José Raúl Capablanca (see C.N.s 3442 and 3447)
Below is our translation of an article by Capablanca published on pages 3-5 of Capablanca-Magazine, 25 April 1912:
‘At the outset of this critical assessment, I must point out that players’ weaknesses, like their strengths, are relative within the circle in which they belong, for the weakness of one player compared with other entrants in the tournament would no longer be a weakness in the context of players slightly less strong. In chess, as in life, everything is relative.
Rubinstein, who, at the chess board, is the glory of Russia, was born in Łódź in 1882, and is thus 30 years old. He is extremely astute and a profound student of the game; it is related that he studies for two or three hours every morning; he is a great admirer of Morphy, whose games he probably knows by heart. He is very observant and when, in San Sebastián in 1911, I was amusing myself playing fast games against Dr Bernstein, his compatriot, he always came to watch the contest, often making the observation that I possessed tactical ability superior to anyone else’s. This is clear proof of the great Russian expert’s modesty.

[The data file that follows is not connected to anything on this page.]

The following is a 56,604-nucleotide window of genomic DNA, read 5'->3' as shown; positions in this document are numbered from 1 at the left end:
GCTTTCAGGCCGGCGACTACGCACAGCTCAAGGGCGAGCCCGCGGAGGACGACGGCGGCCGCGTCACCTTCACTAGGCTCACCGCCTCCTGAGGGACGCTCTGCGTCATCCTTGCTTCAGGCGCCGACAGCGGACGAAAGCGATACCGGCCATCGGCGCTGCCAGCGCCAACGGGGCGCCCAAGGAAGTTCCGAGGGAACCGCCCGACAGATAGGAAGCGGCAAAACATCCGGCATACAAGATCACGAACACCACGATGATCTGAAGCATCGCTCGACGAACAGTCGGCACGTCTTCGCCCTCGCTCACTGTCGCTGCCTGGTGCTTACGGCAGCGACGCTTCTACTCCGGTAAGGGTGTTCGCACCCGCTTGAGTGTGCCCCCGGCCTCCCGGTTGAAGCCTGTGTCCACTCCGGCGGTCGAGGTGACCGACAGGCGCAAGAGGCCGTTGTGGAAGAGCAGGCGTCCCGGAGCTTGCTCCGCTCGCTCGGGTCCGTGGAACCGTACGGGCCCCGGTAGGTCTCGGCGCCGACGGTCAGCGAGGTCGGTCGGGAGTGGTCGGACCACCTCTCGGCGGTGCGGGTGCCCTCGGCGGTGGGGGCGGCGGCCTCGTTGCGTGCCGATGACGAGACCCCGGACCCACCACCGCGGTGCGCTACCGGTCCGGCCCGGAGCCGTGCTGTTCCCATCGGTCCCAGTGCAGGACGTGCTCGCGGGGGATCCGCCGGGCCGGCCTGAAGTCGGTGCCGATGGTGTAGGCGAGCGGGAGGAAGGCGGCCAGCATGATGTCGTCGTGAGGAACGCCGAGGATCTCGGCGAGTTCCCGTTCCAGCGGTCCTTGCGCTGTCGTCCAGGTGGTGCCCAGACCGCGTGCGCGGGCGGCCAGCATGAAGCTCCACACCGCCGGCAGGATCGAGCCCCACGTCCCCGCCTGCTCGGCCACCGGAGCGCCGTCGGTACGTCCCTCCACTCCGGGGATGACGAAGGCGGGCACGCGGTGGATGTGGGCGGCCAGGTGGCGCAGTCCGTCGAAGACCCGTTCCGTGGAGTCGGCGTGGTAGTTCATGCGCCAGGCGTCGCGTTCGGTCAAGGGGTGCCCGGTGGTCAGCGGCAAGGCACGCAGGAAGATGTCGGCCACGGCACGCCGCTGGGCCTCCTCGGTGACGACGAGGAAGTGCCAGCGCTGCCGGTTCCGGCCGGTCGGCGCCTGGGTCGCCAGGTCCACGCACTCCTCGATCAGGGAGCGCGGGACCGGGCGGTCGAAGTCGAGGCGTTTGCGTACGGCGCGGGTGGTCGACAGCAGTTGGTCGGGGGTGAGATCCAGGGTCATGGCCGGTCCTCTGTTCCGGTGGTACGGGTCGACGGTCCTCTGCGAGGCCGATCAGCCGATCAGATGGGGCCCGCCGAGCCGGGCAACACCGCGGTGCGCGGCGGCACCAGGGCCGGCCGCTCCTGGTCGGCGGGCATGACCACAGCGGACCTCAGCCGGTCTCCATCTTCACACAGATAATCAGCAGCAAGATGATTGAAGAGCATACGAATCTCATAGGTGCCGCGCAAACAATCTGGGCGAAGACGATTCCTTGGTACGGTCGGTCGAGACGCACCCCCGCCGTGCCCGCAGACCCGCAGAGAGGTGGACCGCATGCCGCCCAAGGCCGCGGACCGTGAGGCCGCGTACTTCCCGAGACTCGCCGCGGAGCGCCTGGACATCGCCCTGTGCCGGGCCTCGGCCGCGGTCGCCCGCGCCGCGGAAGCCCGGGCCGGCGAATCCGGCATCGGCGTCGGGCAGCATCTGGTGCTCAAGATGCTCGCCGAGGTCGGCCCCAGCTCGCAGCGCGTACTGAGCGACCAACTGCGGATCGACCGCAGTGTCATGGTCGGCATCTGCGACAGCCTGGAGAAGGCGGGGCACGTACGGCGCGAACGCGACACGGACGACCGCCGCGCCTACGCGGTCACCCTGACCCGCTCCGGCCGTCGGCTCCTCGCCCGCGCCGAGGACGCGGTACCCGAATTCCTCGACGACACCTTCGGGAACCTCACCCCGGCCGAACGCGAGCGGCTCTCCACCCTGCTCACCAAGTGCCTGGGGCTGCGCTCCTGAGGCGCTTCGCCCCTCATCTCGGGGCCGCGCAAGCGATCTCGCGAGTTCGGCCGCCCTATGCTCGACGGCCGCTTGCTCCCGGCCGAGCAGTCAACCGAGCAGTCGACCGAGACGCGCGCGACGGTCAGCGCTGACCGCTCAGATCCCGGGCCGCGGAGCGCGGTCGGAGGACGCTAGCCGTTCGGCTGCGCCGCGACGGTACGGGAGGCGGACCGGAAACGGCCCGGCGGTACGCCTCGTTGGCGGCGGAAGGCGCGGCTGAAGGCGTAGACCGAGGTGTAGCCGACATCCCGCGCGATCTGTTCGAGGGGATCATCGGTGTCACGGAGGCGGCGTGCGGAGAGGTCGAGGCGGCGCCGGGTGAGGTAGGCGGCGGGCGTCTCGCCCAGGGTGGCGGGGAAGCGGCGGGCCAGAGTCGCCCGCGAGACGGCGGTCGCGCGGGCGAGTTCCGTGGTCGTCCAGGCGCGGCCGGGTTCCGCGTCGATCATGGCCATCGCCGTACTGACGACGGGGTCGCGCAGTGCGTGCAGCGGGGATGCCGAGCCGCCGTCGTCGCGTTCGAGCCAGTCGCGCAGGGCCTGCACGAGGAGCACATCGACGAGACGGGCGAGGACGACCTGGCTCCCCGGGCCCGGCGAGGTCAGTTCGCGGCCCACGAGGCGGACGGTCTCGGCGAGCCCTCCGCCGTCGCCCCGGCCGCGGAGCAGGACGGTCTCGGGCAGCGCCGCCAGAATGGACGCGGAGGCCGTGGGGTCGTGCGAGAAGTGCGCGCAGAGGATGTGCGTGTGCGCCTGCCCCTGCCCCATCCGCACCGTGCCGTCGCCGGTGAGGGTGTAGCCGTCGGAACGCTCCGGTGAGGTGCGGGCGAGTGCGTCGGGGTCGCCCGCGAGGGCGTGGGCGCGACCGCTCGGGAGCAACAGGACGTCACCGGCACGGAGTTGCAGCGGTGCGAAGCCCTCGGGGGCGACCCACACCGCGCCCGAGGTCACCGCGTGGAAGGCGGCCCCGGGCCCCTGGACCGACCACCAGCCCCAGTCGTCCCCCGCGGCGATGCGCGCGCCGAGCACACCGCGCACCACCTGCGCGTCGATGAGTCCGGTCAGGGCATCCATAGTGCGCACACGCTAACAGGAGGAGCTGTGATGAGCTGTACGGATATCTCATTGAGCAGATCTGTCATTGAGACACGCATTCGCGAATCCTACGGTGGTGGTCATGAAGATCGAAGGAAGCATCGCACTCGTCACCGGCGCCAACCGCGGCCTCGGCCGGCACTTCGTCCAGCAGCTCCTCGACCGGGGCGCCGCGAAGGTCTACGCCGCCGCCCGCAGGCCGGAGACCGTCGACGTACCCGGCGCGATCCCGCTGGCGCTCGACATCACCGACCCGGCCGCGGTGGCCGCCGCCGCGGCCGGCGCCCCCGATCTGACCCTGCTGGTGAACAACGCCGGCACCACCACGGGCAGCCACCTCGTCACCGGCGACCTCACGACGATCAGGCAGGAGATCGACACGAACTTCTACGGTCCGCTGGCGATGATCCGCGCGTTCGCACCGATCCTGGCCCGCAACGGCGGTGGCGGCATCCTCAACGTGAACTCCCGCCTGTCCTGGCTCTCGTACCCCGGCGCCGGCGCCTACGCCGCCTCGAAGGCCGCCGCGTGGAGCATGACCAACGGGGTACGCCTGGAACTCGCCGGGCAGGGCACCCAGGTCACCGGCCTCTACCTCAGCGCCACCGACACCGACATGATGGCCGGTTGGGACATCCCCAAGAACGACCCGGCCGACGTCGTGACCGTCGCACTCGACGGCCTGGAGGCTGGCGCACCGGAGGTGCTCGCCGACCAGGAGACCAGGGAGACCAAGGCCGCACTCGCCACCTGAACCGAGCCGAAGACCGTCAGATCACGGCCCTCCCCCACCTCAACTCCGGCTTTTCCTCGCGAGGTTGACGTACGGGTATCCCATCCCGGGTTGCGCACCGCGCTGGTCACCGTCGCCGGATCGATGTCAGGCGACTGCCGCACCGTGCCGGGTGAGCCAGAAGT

Rubinstein has made a special study of the queen’s pawn opening, and his opponents can be entirely sure that as White he will open with 1 d4. There have been occasions when he has varied, but these have been rare. With Black he almost always plays the French Defense against 1 e4 and he has made a special study of this opening too.
His openings are irreproachable because he plays only what he has studied in the greatest depth. His middle-game play is worthy of the great master that he is, while it is generally agreed that he is extraordinarily strong in the endgame. From this it may be deduced that the Russian master is very difficult to defeat. To beat him it is necessary to proceed step by step and with great care because he is forever preparing traps for his opponent.